Unusual chiral induction phenomenon observed in a molecular system

A C3-symmetric propeller-shaped molecule, synthesized by the 9-borafluorene-mediated three-fold benzannulation of 1,3,5-tris(phenylethynyl)benzene, undergoes helical inversion between P- and M-conformers, whose ratio is biased under the influence of solve

Source: © Yoshiaki Shoji & Takanori Fukushima

Researchers from Japan have synthesised a propeller-shaped molecule that can sense the chirality of solvents. The sterically congested molecule shifts between its left- and right-handed conformers according to the chirality of the solvent it is in.

This unusual example of a single molecular host with solvent sensing abilities, made by Takanori Fukushima and colleagues at Tokyo Institute of Technology, has a central benzene plane with three π-blades, all facing the same direction relative to the plane. The team discovered the system when testing a new method for synthesising highly symmetric and sterically congested π-systems. It involves a benzannulation reaction, which simultaneously forms the three arms of the propeller molecule.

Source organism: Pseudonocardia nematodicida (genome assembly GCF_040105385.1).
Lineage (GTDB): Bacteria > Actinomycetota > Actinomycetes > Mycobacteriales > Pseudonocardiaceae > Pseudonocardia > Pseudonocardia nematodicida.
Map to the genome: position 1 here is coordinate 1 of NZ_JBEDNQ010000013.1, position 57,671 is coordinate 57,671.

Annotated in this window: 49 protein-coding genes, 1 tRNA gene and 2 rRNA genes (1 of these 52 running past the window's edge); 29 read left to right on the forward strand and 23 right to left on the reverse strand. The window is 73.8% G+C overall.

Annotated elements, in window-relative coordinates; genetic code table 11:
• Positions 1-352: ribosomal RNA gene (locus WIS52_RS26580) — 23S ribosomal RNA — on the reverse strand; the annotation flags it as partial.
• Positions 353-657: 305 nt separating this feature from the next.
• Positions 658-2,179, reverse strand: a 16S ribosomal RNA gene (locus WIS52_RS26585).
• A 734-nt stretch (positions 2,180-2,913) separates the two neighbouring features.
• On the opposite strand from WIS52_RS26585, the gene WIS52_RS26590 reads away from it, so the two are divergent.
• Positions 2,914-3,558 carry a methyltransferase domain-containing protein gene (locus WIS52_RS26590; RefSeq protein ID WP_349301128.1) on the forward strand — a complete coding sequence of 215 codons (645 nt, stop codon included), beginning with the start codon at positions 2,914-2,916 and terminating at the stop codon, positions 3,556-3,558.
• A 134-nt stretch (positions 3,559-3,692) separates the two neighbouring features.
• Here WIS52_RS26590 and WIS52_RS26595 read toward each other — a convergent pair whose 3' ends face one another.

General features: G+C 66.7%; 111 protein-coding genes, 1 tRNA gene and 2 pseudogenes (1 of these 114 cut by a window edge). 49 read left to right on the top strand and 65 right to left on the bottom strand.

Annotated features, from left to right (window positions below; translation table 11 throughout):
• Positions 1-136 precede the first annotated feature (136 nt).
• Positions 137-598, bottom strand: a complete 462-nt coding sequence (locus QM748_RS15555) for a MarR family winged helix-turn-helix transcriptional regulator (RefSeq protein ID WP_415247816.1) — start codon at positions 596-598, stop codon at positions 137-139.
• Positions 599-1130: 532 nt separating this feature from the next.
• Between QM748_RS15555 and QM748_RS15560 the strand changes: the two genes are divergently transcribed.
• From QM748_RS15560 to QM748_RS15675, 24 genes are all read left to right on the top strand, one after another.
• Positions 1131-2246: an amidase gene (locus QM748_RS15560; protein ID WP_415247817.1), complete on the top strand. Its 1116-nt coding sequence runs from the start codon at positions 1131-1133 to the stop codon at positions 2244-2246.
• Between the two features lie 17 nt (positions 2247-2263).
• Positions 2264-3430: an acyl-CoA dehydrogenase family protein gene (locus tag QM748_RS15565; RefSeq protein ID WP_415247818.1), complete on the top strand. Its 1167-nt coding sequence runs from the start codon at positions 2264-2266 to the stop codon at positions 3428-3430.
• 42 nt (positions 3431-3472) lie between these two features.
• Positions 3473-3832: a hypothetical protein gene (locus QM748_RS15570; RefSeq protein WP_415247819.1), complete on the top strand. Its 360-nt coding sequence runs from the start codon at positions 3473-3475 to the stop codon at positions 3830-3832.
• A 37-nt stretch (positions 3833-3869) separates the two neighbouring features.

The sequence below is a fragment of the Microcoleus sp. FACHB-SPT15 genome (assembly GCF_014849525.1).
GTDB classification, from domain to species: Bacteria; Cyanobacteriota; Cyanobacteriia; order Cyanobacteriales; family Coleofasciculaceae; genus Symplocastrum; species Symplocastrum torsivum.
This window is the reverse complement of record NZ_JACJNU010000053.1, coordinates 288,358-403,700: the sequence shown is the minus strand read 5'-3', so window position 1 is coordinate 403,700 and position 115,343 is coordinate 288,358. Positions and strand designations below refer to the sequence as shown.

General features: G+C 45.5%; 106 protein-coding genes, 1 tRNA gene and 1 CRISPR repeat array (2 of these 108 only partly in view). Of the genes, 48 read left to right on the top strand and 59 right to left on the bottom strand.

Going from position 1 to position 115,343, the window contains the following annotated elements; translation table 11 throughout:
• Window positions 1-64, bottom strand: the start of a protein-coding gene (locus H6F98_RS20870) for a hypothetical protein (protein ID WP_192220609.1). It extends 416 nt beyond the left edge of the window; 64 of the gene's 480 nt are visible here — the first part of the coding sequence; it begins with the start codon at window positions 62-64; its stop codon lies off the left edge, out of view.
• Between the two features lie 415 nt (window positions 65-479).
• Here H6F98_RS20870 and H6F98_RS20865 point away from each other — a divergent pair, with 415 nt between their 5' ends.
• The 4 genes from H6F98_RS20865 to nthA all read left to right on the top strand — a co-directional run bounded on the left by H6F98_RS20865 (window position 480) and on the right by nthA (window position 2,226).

‘Their synthetic protocol is very powerful and now provides supramolecular chemists access to a three-dimensionally-designed π-conjugated structure,’ says Masayuki Takeuchi, an expert in molecular recognition and molecular sensors at the National Institute for Materials Science in Japan. ’I think their benzannulation reaction can pave a new way to construct highly-dense π-conjugated structures in small molecular as well as macromolecular systems with stimuli-responsiveness.’

C3-symmetric dynamic helical molecules featuring 2,7- di-tert-butyl-9,10-diarylphenanthrene-based p-blades

Source: © Royal Society of Chemistry

The C3-symmetric propeller-shaped molecule undergoes helical inversion between P- and M-conformers, whose ratio is biased under the influence of solvent chirality

Fukushima’s team found that the blades in one of the structure’s helical conformers were better solvated, a result of chirality transferring from the solvent to the molecule. ‘Solvation, which is a dynamic process, cannot induce chirality of organic molecules upon dissolution even though the solvent molecules are chiral,’ Fukushima explains. ’So we were excited at the present finding.’

Fukushima says that ‘one of the most straightforward applications would be a chiral sensor with environmental responsiveness. The striking feature of this system may be its versatility, since general molecular chiral sensors have a dedicated design for a specific target molecule based on a lock and key principle. Also, a proper design of the propeller blade may provide a ligand molecule for metal ions for the development of environmentally responsive catalytic systems.’